Families from across the Edmonton region gathered at the banks of the Fort Saskatchewan River to remember loved ones they lost due to substance abuse.
The group that organized the memorial, Moms Stop the Harm, are urging government action to prevent further loss of life.
“Families from Frog Lake, Claresholm, Marwayne, Lone Butte BC (with Edmonton family ties) and the Edmonton region gathered at the banks of the North Saskatchewan River to remember loved ones lost to substance use related causes,” said a release from the group.
“While overdose deaths account for most of the tragic losses, we often forget that families mourn loved ones to other causes, such as infections and blood born diseases caused by lack of access to sterile supplies, and to suicide related to substance use and mental health challenges, as it the case with two of our Edmonton families in this photo.”
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The group took photos during the emotional gathering, holding crosses with images of their lost loved ones.
“A son, a daughter, brother or sister, a parent. Many held crosses, eagle feathers, candles or other mementos to honour and remember their loved one,” said the release.
“In Alberta two people per day continue to die, while life saving public health services, like Supervised Consumption Services, are under review in Alberta and their future is uncertain as we the announcement of the final findings of the review and their fate by our provincial government.”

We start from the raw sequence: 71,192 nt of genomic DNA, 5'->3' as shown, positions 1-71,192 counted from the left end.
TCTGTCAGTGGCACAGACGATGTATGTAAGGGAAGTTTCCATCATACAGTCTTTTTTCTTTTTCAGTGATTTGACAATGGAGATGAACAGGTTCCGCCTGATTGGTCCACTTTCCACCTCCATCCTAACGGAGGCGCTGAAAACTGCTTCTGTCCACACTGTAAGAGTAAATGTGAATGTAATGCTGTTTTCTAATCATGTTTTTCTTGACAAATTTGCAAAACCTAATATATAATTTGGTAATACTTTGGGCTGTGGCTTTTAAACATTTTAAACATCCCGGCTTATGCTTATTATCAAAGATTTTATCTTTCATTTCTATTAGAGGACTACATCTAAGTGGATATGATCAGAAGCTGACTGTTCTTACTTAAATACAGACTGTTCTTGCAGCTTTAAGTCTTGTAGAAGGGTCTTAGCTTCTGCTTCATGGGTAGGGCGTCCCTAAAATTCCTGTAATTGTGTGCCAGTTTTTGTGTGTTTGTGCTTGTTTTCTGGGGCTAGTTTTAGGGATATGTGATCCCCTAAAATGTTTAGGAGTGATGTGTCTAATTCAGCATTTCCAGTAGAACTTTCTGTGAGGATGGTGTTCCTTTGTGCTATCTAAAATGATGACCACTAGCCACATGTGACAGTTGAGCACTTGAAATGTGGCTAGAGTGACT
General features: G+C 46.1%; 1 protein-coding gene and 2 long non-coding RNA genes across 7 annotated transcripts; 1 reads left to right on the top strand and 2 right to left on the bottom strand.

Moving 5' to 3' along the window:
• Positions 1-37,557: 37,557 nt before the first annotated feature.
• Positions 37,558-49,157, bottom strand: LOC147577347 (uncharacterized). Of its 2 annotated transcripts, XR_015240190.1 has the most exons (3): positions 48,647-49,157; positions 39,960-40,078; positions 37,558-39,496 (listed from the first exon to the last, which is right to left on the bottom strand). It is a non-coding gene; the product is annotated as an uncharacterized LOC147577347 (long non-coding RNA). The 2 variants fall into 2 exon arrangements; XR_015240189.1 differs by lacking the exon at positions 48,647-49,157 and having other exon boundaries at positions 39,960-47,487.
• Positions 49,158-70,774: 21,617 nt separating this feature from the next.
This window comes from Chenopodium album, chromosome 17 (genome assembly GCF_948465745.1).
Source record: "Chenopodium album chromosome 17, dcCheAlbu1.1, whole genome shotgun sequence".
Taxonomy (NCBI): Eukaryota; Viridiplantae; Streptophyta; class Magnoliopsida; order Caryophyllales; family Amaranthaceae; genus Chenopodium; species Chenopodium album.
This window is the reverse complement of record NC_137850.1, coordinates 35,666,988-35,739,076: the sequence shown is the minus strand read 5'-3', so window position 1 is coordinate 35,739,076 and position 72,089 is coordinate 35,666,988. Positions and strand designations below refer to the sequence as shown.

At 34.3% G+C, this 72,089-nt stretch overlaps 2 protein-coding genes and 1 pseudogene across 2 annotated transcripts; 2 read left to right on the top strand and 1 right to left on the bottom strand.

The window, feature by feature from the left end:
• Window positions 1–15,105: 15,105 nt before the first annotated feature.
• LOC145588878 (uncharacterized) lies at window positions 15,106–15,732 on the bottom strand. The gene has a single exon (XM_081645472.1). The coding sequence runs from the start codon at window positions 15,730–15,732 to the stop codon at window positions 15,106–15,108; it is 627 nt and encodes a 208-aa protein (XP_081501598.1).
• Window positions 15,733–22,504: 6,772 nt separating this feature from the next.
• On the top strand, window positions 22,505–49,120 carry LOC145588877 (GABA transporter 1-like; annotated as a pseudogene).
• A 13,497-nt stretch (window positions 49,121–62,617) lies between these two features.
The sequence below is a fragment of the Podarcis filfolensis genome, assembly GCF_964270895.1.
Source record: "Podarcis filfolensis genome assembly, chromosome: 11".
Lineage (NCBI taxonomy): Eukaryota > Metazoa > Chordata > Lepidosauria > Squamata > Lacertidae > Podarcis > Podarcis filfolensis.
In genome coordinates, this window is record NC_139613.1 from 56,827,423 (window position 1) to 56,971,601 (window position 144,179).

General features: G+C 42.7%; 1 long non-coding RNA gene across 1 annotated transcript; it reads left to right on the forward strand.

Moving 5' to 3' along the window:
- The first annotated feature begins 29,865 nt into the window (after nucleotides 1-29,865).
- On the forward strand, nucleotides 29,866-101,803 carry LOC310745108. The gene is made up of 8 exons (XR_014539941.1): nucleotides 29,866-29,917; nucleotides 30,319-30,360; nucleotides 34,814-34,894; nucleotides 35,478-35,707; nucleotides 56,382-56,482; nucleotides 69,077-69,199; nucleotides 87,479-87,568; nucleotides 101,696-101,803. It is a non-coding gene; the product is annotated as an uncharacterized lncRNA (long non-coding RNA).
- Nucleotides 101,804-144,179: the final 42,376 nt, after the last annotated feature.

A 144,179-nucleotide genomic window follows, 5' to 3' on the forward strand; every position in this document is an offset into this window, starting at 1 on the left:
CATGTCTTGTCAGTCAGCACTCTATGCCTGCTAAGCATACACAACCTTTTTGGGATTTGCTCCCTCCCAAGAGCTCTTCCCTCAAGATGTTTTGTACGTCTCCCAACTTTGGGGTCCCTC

The Government of Alberta is currently having a panel review the supervised consumption sites to examine the impacts the sites have on communities and subsequently submit a report for consideration during future policy decisions about the sites and the addiction care system.
At a press conference in Calgary in January, Premier Jason Kenney commented on the report which he hopes will be released in the “next couple of weeks.”
“It underscores the concerns that we have had about the negative impact on people, and on communities as a result of at least some of these drug injection sites,” said Kenney.
“I think we see everywhere a market increase in crime in the area of those sites and social disorder and negative human consequences in many ways.”
Kenney said that it would be possible some will be relocated, and some completely abolished, but did not specify a timeline.
The group behind the memorial says that the governments’ response has been lacking.
“For us as families, this is unacceptable, as deaths from substance use are preventable and our loved ones deserve to live,” said the release.